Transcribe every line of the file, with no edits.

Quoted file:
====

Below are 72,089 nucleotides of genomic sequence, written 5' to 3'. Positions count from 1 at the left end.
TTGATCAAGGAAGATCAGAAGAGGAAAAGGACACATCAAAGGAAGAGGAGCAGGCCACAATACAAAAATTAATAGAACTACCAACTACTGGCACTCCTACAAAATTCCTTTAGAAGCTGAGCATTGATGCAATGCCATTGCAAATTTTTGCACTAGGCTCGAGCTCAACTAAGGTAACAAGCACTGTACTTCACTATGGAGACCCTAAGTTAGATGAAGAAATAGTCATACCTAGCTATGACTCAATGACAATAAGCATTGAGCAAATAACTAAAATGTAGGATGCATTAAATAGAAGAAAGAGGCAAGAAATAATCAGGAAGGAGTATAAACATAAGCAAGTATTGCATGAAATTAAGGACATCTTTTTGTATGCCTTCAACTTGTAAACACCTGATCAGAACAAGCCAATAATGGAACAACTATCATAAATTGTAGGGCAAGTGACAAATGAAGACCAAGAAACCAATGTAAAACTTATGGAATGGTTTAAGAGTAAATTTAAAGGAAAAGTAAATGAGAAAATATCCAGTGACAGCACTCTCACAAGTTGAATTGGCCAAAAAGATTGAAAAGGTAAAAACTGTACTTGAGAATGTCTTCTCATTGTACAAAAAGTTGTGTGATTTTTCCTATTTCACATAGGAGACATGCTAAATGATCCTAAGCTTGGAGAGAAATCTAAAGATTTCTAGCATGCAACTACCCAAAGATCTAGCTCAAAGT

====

Below are 72,089 nucleotides of genomic sequence, written 5' to 3'. Positions count from 1 at the left end.
TTGATCAAGGAAGATCAGAAGAGGAAAAGGACACATCAAAGGAAGAGGAGCAGGCCACAATACAAAAATTAATAGAACTACCAACTACTGGCACTCCTACAAAATTCCTTTAGAAGCTGAGCATTGATGCAATGCCATTGCAAATTTTTGCACTAGGCTCGAGCTCAACTAAGGTAACAAGCACTGTACTTCACTATGGAGACCCTAAGTTAGATGAAGAAATAGTCATACCTAGCTATGACTCAATGACAATAAGCATTGAGCAAATAACTAAAATGTAGGATGCATTAAATAGAAGAAAGAGGCAAGAAATAATCAGGAAGGAGTATAAACATAAGCAAGTATTGCATGAAATTAAGGACATCTTTTTGTATGCCTTCAACTTGTAAACACCTGATCAGAACAAGCCAATAATGGAACAACTATCATAAATTGTAGGGCAAGTGACAAATGAAGACCAAGAAACCAATGTAAAACTTATGGAATGGTTTAAGAGTAAATTTAAAGGAAAAGTAAATGAGAAAATATCCAGTGACAGCACTCTCACAAGTTGAATTGGCCAAAAAGATTGAAAAGGTAAAAACTGTACTTGAGAATGTCTTCTCATTGTACAAAAAGTTGTGTGATTTTTCCTATTTCACATAGGAGACATGCTAAATGATCCTAAGCTTGGAGAGAAATCTAAAGATTTCTAGCATGCAACTACCCAAAGATCTAGCTCAAAGT